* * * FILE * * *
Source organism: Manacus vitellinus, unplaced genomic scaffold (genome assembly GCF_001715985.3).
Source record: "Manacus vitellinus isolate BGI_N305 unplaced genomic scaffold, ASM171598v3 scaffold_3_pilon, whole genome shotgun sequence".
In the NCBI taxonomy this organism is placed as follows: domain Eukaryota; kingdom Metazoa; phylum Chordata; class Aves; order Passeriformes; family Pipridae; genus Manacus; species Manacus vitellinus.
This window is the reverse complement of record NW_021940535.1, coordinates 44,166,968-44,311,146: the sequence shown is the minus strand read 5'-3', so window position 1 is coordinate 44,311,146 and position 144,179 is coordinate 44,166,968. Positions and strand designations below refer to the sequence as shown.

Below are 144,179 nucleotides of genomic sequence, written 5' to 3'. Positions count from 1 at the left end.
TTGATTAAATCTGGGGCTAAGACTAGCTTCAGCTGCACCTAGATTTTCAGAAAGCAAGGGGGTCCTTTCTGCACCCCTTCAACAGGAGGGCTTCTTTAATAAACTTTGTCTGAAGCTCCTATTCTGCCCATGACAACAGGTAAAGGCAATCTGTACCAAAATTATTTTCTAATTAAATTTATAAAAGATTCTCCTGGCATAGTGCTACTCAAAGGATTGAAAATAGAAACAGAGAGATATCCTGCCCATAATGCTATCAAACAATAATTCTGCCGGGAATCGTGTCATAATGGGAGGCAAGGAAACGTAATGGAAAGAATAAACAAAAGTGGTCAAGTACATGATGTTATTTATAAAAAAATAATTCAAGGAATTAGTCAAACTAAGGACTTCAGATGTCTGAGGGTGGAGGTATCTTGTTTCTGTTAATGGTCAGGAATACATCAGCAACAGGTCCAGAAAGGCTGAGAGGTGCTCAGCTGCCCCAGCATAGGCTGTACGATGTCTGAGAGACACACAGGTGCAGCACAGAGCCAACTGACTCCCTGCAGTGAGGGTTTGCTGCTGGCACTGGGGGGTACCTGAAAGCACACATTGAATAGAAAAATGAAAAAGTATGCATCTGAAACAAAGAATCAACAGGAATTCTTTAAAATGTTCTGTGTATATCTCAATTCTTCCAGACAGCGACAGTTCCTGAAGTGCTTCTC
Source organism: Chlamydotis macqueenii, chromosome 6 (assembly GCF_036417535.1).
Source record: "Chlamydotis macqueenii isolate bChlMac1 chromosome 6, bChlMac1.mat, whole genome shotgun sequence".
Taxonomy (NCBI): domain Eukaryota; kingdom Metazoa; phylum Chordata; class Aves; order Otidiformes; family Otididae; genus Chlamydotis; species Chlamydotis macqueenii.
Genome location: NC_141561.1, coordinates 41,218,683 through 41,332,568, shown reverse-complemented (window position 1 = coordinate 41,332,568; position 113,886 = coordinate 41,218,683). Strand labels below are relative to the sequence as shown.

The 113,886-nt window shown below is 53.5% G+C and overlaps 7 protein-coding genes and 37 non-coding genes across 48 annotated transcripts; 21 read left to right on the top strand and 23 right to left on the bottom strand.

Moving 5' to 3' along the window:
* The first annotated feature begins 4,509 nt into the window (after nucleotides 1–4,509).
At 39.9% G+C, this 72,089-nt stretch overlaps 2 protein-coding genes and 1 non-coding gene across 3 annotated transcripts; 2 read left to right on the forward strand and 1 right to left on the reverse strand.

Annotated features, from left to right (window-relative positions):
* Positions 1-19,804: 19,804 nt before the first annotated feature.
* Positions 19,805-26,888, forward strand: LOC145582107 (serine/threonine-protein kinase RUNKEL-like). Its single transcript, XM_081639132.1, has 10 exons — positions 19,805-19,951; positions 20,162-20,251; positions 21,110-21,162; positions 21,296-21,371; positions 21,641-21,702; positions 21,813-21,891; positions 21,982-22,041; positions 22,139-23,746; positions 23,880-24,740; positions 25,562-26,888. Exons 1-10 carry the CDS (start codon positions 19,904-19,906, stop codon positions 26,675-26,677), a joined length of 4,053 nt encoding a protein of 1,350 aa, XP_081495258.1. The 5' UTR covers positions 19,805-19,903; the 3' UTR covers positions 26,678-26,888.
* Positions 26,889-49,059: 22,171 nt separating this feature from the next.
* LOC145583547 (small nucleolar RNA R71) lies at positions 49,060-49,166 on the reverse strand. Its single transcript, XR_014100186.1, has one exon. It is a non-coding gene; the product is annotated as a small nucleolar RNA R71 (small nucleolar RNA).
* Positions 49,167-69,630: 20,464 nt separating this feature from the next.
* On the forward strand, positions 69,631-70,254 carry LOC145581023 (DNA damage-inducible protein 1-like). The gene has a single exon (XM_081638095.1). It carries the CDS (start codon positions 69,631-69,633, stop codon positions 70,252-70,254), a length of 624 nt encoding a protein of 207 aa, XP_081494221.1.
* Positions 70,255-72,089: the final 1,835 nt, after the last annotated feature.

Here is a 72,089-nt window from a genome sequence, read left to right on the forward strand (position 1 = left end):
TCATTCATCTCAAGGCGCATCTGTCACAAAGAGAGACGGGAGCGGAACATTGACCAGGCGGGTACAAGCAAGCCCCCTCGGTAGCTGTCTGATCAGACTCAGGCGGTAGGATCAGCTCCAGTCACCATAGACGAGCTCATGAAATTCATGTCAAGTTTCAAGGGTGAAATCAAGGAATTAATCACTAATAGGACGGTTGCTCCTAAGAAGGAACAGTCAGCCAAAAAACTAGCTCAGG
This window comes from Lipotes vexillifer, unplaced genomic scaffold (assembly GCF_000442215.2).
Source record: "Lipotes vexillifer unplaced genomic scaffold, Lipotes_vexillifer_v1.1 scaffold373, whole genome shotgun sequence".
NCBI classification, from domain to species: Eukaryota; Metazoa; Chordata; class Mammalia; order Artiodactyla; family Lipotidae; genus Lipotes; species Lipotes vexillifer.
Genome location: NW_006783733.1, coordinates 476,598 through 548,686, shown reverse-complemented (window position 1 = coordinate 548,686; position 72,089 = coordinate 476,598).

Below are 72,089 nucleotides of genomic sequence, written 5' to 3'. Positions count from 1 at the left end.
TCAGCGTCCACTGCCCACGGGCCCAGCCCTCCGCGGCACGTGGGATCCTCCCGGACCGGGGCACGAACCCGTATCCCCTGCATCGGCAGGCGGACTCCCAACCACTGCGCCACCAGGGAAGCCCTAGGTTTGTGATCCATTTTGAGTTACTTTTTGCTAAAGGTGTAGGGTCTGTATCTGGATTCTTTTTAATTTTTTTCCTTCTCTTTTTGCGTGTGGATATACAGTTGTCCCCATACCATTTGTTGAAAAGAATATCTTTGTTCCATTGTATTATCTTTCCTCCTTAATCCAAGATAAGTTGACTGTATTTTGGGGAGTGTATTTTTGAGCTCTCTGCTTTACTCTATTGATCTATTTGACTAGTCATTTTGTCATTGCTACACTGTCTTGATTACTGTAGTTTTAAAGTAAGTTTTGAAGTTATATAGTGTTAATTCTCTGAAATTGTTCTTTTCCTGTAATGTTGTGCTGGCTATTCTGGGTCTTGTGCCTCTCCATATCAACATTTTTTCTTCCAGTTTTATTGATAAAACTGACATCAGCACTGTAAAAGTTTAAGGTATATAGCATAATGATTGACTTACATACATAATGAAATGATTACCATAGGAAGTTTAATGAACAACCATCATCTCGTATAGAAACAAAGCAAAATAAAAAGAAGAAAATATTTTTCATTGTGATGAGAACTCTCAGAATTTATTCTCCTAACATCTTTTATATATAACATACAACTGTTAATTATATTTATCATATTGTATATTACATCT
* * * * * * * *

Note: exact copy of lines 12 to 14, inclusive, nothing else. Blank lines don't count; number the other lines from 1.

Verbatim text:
Moving 5' to 3' along the window:
* The first annotated feature begins 4,509 nt into the window (after nucleotides 1–4,509).
At 39.9% G+C, this 72,089-nt stretch overlaps 2 protein-coding genes and 1 non-coding gene across 3 annotated transcripts; 2 read left to right on the forward strand and 1 right to left on the reverse strand.